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Sunday, October 13, 2013

The Heart of the Home: American Cooking Stoves illustrated, c. 1859-1896.

The Library of Congress has some nice colored lithographs of kitchen stoves -- somewhat different from the normal monochrome engravings used in most advertising copy.

Thomas Nast, "Emancipation" (1865),

This is wonderful, and crammed full of symbols.  What's the key fact about Emancipation? The ability to establish a (more) stable family unit and an independent household.  So what's at the center of the image?  The black family gathered around its cooking stove, in the room that serves them as kitchen and living-room, which is at least realistic.  There are other symbols of middle-class comfort -- the paterfamilias's padded chair, the drapes, the picture on the wall, and the clothing.  This is by the great Thomas Nast, then just 25, whose later representations of African Americans were often much less sympathetic.  The LC catalog entry provides a complete deconstruction of the image and its layers of meaning.  [For a later, perhaps more realistic, and certainly more negative depiction of the African American family and its kitchen stove, see the end of this post.]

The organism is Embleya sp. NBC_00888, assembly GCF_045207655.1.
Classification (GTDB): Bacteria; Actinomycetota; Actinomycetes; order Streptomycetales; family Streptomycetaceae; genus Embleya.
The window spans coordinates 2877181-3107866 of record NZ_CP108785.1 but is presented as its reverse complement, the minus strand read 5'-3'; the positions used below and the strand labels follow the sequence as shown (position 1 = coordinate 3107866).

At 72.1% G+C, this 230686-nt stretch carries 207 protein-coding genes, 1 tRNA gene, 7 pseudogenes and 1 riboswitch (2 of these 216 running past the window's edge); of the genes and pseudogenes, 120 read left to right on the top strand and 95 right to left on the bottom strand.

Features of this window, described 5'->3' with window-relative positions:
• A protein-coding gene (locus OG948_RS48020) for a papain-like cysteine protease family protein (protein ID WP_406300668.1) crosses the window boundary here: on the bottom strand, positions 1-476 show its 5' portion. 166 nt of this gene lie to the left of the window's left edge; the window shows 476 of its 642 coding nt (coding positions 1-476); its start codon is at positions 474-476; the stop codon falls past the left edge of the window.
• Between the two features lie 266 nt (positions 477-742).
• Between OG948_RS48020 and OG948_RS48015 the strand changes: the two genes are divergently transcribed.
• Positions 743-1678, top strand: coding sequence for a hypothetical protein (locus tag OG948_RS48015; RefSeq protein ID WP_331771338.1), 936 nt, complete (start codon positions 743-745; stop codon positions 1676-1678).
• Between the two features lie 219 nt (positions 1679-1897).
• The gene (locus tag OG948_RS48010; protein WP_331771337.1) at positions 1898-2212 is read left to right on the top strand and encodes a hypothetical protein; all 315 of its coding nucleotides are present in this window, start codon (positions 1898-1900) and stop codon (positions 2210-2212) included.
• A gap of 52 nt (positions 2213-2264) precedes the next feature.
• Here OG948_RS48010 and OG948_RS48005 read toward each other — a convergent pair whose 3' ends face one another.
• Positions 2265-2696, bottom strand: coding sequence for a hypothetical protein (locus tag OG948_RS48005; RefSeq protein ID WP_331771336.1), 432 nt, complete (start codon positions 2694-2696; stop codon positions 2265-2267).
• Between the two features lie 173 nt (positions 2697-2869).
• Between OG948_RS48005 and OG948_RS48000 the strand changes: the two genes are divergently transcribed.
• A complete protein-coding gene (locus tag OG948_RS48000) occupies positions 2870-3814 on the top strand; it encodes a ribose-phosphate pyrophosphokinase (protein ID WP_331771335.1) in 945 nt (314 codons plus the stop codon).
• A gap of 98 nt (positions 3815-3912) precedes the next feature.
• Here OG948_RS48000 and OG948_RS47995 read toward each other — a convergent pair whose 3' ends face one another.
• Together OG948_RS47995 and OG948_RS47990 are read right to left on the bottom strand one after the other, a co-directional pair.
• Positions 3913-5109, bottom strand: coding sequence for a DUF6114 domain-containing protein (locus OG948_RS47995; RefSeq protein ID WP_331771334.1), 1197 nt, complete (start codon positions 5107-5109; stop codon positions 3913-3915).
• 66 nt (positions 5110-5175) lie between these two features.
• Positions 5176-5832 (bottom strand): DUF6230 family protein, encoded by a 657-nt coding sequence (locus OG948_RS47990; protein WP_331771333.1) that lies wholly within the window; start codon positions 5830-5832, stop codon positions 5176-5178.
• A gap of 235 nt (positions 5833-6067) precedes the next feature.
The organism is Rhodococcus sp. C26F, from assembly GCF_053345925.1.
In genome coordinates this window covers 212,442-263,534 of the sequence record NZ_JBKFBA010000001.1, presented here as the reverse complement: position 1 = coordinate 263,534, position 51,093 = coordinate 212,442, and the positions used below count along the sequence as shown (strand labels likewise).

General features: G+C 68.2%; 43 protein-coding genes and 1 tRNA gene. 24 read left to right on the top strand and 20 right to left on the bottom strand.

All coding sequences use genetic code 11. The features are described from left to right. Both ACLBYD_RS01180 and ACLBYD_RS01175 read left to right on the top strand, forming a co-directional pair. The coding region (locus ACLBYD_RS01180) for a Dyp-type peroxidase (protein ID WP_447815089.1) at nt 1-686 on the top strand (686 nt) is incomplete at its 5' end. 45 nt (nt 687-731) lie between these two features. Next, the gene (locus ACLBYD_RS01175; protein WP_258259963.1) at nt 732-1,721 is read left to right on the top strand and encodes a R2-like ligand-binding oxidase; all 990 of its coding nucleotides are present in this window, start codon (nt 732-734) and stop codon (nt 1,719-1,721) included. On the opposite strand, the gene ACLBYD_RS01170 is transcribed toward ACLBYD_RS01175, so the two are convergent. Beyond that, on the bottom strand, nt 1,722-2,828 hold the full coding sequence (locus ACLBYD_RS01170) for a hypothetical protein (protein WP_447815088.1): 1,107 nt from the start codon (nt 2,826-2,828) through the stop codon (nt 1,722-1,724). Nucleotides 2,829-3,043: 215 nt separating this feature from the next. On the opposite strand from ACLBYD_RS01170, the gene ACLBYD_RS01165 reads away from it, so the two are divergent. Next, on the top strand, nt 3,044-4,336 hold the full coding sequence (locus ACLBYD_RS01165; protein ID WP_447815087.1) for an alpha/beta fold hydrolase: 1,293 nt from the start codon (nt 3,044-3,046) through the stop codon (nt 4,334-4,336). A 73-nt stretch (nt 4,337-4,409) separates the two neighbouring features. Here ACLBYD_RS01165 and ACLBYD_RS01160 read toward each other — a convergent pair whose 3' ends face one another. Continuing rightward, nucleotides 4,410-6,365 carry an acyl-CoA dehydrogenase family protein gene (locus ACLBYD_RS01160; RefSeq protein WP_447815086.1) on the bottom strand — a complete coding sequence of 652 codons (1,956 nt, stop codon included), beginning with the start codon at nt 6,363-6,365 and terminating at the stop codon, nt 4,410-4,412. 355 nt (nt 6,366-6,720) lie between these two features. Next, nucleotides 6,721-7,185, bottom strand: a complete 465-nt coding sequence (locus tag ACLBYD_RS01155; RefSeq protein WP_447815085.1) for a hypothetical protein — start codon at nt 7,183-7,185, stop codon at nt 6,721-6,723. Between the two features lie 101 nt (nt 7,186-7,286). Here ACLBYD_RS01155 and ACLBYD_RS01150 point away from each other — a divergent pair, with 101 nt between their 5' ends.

Henry Mosler, "Just Moved," New York, 1870 (Metropolitan Museum of Art--

This is a nice genre picture, but for my purposes its key feature is that the cooking stove is part of the family's portable possessions.  This is what helped make the classic four- or even six-hole stove into the "first universal consumer durable," as I have described it elsewhere -- its relatively light weight, achieved by steady improvement in the art of iron casting, turned it into something that wasn't just affordable, it could also move with families, whether from house to house within a town or city, or even on the overland trail across the continent.  The combination of light weight and durability, of course, also made possible the extension of the market area for stoves, from the seaboard towns and cities (the limit in the 1810s-1820s) into the interior, along the Erie Canal corridor, across the Great Lakes and the navigable rivers feeding them, and up (and down) the Ohio-Missouri-Mississippi river system.

[A rather different picture of a movable stove: from a New York play bill, 1898 -- not knowing the play, I have no idea what this poster illustrates, but it's a nice image in its own right.  No one in their right mind would have attempted to move a stove with a fire in it, of course --; see also the end of the post.]